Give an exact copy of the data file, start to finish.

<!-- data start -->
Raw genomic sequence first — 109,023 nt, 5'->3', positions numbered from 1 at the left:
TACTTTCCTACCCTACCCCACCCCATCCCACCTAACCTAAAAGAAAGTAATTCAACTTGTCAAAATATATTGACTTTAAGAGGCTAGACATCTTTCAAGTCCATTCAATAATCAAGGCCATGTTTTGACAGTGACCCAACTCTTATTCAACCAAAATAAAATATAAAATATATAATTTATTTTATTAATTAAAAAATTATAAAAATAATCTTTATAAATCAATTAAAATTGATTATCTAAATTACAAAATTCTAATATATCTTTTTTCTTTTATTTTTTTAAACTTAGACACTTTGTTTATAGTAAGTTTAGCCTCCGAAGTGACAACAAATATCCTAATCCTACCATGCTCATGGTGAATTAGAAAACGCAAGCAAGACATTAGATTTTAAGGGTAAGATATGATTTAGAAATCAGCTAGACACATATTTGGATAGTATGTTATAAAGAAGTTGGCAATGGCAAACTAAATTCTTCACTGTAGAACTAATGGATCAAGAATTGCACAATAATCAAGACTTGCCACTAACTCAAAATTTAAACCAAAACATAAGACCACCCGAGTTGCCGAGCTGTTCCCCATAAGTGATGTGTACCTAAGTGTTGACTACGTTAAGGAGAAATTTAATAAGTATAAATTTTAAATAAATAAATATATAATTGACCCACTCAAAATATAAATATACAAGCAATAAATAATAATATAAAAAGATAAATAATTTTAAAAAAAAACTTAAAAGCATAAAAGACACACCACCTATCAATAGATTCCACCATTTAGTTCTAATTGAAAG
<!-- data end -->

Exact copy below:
Raw genomic sequence first — 109,023 nt, 5'->3', positions numbered from 1 at the left:
TACTTTCCTACCCTACCCCACCCCATCCCACCTAACCTAAAAGAAAGTAATTCAACTTGTCAAAATATATTGACTTTAAGAGGCTAGACATCTTTCAAGTCCATTCAATAATCAAGGCCATGTTTTGACAGTGACCCAACTCTTATTCAACCAAAATAAAATATAAAATATATAATTTATTTTATTAATTAAAAAATTATAAAAATAATCTTTATAAATCAATTAAAATTGATTATCTAAATTACAAAATTCTAATATATCTTTTTTCTTTTATTTTTTTAAACTTAGACACTTTGTTTATAGTAAGTTTAGCCTCCGAAGTGACAACAAATATCCTAATCCTACCATGCTCATGGTGAATTAGAAAACGCAAGCAAGACATTAGATTTTAAGGGTAAGATATGATTTAGAAATCAGCTAGACACATATTTGGATAGTATGTTATAAAGAAGTTGGCAATGGCAAACTAAATTCTTCACTGTAGAACTAATGGATCAAGAATTGCACAATAATCAAGACTTGCCACTAACTCAAAATTTAAACCAAAACATAAGACCACCCGAGTTGCCGAGCTGTTCCCCATAAGTGATGTGTACCTAAGTGTTGACTACGTTAAGGAGAAATTTAATAAGTATAAATTTTAAATAAATAAATATATAATTGACCCACTCAAAATATAAATATACAAGCAATAAATAATAATATAAAAAGATAAATAATTTTAAAAAAAAACTTAAAAGCATAAAAGACACACCACCTATCAATAGATTCCACCATTTAGTTCTAATTGAAAG